The timing and sequence of events in the last week of Jesus’ mortal life is very uncertain with nearly as many attempted chronologies as commentators. The one fixed time is the resurrection which occurred “on the first day of the week” before dawn (Lk 24:1; Mk 16:2-3); that is, early Sunday morning. But the day of Jesus’ death and the length of time he was in the tomb are the subjects of heated debates.

The traditional view is that he died on Friday although others argue that he died on Thursday and still others place the crucifixion on Wednesday. Several statements need to be considered in this context, some of which occur more than once:

“they will kill him and after three days he will rise” Mk 9:31
“he must be killed and on the third day raised to life” Lk 9:22
“For as Jonah was three days and three nights in the belly of the huge fish, so the Son of Man will be three days and three nights in the heart of the earth.” Mt 12:40
The disciples on the road to Emmaus said: “today is the third day since these things were done.” Lk 24:21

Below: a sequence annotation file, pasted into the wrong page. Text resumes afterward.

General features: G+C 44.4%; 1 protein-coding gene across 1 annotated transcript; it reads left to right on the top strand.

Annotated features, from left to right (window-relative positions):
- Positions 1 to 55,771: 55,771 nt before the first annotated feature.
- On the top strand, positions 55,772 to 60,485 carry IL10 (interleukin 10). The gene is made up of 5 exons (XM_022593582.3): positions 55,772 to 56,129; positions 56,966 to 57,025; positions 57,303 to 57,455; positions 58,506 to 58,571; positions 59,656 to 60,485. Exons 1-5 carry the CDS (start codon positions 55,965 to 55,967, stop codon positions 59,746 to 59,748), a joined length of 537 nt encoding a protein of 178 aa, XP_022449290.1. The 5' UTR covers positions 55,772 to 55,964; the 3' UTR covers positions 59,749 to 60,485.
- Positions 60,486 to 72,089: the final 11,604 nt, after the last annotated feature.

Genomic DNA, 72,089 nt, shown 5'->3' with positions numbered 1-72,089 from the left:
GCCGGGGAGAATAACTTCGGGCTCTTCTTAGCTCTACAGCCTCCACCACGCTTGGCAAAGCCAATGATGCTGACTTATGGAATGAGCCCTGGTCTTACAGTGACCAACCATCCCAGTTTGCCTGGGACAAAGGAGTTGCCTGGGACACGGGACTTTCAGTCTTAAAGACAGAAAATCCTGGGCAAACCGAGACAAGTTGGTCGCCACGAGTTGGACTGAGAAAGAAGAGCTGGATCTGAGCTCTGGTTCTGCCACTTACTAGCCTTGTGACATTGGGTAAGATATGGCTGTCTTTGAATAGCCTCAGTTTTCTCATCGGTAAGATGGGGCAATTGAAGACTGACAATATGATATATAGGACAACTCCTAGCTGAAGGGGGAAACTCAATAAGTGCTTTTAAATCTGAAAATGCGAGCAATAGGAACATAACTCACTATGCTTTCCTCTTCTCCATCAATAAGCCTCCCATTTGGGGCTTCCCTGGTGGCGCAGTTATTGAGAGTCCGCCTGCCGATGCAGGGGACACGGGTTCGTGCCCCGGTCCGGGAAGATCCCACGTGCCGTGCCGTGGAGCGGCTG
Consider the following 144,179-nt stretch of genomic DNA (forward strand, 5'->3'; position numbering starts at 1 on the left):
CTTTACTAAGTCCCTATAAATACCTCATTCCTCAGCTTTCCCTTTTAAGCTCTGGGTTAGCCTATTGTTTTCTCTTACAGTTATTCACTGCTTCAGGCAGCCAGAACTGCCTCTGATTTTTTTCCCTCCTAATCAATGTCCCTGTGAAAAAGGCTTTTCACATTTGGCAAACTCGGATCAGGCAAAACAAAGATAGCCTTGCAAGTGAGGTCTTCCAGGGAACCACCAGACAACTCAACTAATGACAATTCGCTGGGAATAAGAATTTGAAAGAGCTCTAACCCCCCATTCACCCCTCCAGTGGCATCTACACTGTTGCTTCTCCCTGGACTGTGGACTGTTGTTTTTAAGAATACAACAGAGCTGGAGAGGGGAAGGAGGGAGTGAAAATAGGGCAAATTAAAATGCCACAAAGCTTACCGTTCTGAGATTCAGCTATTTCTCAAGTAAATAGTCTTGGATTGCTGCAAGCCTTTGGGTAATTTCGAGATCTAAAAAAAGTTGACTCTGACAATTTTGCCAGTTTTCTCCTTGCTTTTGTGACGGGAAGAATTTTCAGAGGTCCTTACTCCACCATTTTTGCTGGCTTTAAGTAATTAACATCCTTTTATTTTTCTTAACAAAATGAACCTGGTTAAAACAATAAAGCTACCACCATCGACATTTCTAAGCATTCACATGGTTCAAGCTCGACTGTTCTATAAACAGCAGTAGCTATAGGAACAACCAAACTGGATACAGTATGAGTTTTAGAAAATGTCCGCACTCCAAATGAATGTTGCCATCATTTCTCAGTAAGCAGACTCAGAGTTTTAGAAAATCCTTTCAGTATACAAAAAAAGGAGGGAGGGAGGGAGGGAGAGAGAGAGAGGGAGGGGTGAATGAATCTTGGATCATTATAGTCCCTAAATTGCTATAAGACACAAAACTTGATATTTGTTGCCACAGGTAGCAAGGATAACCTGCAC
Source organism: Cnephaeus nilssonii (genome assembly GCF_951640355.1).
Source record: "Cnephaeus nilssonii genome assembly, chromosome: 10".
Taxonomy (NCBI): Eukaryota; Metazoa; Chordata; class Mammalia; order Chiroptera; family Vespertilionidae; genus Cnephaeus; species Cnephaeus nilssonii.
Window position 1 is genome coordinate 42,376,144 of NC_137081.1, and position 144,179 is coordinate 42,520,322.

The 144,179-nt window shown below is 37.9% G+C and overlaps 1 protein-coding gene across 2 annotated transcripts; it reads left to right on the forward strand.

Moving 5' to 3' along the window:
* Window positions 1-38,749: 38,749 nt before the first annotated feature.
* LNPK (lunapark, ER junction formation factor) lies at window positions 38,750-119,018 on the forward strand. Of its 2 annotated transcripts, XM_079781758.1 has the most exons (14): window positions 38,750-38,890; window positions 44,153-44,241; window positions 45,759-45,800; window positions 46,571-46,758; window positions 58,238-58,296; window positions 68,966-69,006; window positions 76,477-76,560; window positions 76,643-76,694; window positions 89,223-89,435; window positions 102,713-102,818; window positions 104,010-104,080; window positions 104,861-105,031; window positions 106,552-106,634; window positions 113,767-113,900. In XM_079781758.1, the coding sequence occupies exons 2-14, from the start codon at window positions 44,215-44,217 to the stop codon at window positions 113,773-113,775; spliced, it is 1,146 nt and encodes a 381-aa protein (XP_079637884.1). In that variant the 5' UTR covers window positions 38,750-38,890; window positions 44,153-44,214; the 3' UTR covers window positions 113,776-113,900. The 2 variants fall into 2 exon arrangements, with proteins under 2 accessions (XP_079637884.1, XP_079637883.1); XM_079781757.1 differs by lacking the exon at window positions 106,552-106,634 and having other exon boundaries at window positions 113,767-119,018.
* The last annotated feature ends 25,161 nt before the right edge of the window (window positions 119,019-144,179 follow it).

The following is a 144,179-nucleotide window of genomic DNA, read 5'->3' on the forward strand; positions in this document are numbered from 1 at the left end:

To the Western mind, the last two of these passages seem irreconcilable. However, it must be remembered that Jews reckoned time periods inclusively (cf. 1Kgs 22:1-2; 2Kgs 18:9-10). That is, any part of a day is counted as a ”day”. So the “three days” includes the crucifixion day. Similarly the ”three nights” must include the night during which he was raised. It should also be noted that Jews began their day at 6 pm. Using this information, it seems most likely that Jesus died on Thursday, as shown below. There seems no way to reconcile “three days and three nights” with the traditional Friday crucifixion or the idea of a Wednesday crucifixion.

Thursday Friday Saturday Sunday
Night Day Night Day Night Day Night Day
<— Three days and three nights —>

The phrase “after three days he will rise” also implies a Thursday crucifixion, again counting the crucifixion day. The statement of the disciples on the road to Emmaus specifically refers to days since the crucifixion. So Friday would be the “first” day and Sunday the “third day”. The phrase “on the third day raised” clearly refers to the same days. Thus, the four passages can only be understood harmoniously if Jesus died on Thursday afternoon and was raised in the early hours of Sunday morning.

Another important factor to consider is the number of sabbath days that occurred during that week. The day after the Passover lamb was killed was always a special sabbath (Num 28:16-17). So if the Passover fell on a Thursday, there was a special sabbath on Friday (Jn 19:31) followed by the usual Saturday sabbath.